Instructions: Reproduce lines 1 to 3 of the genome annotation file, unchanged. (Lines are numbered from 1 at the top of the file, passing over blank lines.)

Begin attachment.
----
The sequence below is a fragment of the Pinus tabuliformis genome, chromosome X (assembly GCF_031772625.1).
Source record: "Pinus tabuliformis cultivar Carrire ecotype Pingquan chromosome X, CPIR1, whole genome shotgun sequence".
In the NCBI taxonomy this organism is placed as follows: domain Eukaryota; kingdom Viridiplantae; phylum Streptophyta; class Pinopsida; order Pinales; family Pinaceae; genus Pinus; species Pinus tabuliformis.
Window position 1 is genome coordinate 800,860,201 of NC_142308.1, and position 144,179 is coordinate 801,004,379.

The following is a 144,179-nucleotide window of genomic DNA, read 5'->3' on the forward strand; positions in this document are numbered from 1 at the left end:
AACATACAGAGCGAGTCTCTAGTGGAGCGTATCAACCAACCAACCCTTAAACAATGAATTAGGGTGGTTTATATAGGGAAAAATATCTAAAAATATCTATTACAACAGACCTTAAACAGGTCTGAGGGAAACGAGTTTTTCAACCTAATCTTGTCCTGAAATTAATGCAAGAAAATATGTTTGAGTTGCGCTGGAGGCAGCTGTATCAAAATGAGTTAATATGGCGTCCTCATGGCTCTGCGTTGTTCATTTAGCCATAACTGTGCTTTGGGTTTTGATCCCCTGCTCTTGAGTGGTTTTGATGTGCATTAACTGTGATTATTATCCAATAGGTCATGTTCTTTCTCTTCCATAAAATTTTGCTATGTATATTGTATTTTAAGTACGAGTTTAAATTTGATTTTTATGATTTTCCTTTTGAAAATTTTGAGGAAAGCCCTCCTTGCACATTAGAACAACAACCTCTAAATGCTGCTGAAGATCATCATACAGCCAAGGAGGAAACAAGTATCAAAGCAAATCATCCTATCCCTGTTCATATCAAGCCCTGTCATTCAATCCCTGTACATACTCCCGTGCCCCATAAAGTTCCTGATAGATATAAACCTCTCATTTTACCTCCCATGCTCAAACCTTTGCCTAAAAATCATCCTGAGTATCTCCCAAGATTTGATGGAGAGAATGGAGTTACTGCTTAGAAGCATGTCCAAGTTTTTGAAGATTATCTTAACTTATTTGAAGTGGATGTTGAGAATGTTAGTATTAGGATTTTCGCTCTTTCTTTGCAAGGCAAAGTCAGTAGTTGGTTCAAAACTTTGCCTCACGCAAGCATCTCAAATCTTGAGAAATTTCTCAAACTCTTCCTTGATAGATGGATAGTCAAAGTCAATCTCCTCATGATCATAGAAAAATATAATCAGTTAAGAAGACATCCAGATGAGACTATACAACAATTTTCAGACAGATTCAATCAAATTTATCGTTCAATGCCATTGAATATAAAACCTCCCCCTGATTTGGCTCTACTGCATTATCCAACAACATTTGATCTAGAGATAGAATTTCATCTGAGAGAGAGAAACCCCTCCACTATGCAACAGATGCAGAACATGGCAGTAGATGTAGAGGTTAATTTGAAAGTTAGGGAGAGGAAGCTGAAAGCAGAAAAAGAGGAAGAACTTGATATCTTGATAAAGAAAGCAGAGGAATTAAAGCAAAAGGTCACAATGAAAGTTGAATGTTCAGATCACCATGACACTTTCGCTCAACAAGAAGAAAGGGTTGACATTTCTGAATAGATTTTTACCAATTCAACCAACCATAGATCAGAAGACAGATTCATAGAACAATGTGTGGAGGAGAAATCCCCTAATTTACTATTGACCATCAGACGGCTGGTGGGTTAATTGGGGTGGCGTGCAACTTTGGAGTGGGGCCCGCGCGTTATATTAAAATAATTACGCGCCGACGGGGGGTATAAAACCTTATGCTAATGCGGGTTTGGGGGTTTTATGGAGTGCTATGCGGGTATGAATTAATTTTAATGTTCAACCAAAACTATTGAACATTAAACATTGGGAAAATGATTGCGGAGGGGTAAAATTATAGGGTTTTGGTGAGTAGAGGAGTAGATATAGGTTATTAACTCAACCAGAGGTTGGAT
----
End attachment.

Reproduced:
The sequence below is a fragment of the Pinus tabuliformis genome, chromosome X (assembly GCF_031772625.1).
Source record: "Pinus tabuliformis cultivar Carrire ecotype Pingquan chromosome X, CPIR1, whole genome shotgun sequence".
In the NCBI taxonomy this organism is placed as follows: domain Eukaryota; kingdom Viridiplantae; phylum Streptophyta; class Pinopsida; order Pinales; family Pinaceae; genus Pinus; species Pinus tabuliformis.